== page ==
Auckland Transport is warning people to plan their journeys ahead of time if they have to travel as there are still widespread delays across the city.
All the train lines are expected to be running on Tuesday – when the city’s long weekend for its anniversary ends – although there may be some disruptions and in some places buses will replace trains.
The only ferry to be impacted is the Rakino Island ferry, which will still not run in the inner harbour due to debris in the water.
The Morningside underpass will remain closed due to flooding.
The latest slip was affecting the western rail line and it would continue to run services on Tuesday but buses would need to replace trains between Newmarket and Britomart, Auckland Transport spokesperson Andrew Allen said.
The network was still continuing to experience some weather-related disruption, although it was an ever-changing situation, he said.
“We’re working quite hard on the roading network, we’ve got crews working 24/7 basically around the clock trying to restore access through all of our roading network.”
On Monday evening, about 30 roads were partially or completely closed but that was changing hourly, he said.
“We’re down to limited lanes, so while roads may be open, a good example would be Great North Road which has only got two lanes so it’s down to half of its capacity.
That could mean longer journey times and people should only travel is they needed to, he said.
“If you do the network’s open, plan your trip before you go and allow plenty of time just in case there are delays on your journey.”
The Auckland Harbour Bridge was still at risk of closure as there was a strong wind watch in place for Tuesday, he said. That meant if the wind got over a certain threshold speed restrictions could be put in place or the bridge may even have to be closed.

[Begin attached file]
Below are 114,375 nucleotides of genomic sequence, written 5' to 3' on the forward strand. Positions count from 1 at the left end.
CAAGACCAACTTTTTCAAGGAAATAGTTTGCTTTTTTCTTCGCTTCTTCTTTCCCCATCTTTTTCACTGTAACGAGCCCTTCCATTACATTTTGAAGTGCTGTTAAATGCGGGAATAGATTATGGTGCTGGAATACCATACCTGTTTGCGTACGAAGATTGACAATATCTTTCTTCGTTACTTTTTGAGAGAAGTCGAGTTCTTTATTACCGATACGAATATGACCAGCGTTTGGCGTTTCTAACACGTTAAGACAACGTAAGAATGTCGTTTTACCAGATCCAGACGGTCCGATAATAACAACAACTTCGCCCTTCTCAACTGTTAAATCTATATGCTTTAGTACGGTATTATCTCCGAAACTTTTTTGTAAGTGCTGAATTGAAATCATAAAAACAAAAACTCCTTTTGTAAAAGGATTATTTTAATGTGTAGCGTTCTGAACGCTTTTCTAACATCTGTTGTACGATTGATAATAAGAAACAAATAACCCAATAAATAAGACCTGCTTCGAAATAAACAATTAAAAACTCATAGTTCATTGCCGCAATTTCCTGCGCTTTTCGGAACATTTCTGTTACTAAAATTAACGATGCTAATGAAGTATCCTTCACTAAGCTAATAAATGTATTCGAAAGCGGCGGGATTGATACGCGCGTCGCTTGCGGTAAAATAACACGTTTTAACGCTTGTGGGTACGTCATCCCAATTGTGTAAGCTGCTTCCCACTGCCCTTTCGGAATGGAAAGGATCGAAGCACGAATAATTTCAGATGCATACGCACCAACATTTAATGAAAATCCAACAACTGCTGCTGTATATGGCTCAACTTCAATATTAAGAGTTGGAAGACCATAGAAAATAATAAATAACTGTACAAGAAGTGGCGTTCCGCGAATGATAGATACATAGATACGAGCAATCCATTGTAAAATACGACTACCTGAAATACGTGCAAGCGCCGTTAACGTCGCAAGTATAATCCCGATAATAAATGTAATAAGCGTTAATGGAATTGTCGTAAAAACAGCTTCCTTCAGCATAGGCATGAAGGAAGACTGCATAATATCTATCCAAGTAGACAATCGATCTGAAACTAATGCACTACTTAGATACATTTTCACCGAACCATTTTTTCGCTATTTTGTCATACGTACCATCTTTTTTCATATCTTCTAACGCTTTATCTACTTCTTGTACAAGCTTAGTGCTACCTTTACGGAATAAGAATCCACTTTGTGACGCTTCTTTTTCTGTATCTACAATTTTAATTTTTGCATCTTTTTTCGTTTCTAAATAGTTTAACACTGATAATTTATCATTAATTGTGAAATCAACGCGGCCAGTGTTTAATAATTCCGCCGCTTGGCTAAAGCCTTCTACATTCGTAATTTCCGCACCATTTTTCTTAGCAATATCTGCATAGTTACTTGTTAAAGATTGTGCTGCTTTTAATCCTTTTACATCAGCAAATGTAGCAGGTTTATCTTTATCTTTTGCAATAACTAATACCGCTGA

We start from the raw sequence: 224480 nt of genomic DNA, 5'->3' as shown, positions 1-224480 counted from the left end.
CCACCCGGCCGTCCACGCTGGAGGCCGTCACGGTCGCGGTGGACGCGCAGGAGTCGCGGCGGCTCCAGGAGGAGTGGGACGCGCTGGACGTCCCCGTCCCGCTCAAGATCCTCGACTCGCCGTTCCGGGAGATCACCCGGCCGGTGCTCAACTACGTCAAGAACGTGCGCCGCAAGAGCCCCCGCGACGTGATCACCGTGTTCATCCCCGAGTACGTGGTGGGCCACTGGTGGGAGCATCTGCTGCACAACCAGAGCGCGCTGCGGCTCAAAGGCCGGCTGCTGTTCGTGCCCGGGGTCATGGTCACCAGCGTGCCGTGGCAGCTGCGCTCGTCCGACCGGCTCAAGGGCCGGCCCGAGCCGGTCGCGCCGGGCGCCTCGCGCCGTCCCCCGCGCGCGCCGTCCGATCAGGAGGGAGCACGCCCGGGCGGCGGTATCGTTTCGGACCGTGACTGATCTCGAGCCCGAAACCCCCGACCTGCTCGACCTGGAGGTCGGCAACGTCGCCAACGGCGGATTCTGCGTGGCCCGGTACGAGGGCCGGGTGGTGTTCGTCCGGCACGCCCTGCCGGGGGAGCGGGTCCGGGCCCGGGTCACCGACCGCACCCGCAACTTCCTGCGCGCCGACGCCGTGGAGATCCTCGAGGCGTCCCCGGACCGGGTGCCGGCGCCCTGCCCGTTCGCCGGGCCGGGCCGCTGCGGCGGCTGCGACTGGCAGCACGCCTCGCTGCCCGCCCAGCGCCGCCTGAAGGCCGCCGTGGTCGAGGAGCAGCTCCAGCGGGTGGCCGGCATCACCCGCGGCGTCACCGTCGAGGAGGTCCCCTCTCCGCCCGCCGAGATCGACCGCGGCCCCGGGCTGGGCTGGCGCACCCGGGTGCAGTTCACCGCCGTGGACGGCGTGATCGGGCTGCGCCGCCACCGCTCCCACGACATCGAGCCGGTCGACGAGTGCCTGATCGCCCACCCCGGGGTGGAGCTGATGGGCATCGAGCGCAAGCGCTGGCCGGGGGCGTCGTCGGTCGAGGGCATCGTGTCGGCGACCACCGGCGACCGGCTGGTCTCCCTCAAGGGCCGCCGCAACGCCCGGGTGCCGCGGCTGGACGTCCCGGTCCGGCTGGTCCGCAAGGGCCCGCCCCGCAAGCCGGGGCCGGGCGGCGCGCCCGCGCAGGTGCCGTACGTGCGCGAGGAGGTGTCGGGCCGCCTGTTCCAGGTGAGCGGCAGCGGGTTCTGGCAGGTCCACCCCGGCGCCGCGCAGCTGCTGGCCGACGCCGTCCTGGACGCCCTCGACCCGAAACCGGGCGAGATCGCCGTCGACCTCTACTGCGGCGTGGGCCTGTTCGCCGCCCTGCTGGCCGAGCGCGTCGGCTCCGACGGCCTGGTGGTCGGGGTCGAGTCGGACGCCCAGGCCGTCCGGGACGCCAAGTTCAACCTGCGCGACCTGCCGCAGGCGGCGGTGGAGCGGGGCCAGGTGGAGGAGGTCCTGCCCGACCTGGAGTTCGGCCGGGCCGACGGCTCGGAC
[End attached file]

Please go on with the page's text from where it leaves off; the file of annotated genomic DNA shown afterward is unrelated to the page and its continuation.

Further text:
People should check the AT website for the latest information, he said.
Freight still moving despite flood-damaged roads
National Road Carriers Association chief executive Justin Tighe-Umbers said it was amazing how quickly major chunks of the roading network disappeared, particularly on Friday night.
“Obviously that’s a huge impact to those keeping our freight and supply chain open on the roads.”
It meant truck drivers and dispatchers had to react at a moment’s notice when detours were put in place, he said.
“So for drivers out there on the roads that can mean having to do major detours, you know 20 or 30km, that can see them run out of hours, they need more fuel and then they may even need to go into smaller trucks if some of the roads are unable to handle larger trucks.”
Ultimately those costs will end up flowing onto consumers, he said.
The association is hearing from its members that insurance is getting increasingly expensive and the damaged roads end up damaging the trucks, he said.
A damaged truck can also take a driver off the road meaning they cannot earn while they are waiting to have it repaired, he said.
“Amazingly we don’t have any major settlements that have been cut off, so the freight and supply chain is still working, so there are having to be detours and sometimes detours on detours.”
But people should not panic buy because the goods were getting through, he said.
However, in some places in Coromandel places were down to one road in and one road out and if those routes go due to more wet weather, then “we could be in trouble”, he said.
Tighe-Umbers would like to see a 50 year roading infrastructure plan put in place to build in network resilience and ensure that roading maintenance is done.
Story Credit: rnz.co.nz